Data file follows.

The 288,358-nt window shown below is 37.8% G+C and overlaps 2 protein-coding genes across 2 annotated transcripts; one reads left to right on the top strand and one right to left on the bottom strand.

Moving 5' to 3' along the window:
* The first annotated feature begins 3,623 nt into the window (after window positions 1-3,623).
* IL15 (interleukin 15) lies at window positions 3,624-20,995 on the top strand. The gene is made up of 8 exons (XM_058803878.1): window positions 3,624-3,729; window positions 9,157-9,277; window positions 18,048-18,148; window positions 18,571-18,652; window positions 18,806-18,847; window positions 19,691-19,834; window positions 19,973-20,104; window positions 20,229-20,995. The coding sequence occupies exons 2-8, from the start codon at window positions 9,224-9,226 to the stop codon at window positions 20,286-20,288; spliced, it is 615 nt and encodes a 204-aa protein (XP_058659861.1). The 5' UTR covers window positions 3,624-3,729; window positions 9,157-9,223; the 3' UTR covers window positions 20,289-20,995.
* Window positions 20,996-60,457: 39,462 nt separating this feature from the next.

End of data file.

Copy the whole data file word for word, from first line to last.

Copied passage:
The 288,358-nt window shown below is 37.8% G+C and overlaps 2 protein-coding genes across 2 annotated transcripts; one reads left to right on the top strand and one right to left on the bottom strand.

Moving 5' to 3' along the window:
* The first annotated feature begins 3,623 nt into the window (after window positions 1-3,623).
* IL15 (interleukin 15) lies at window positions 3,624-20,995 on the top strand. The gene is made up of 8 exons (XM_058803878.1): window positions 3,624-3,729; window positions 9,157-9,277; window positions 18,048-18,148; window positions 18,571-18,652; window positions 18,806-18,847; window positions 19,691-19,834; window positions 19,973-20,104; window positions 20,229-20,995. The coding sequence occupies exons 2-8, from the start codon at window positions 9,224-9,226 to the stop codon at window positions 20,286-20,288; spliced, it is 615 nt and encodes a 204-aa protein (XP_058659861.1). The 5' UTR covers window positions 3,624-3,729; window positions 9,157-9,223; the 3' UTR covers window positions 20,289-20,995.
* Window positions 20,996-60,457: 39,462 nt separating this feature from the next.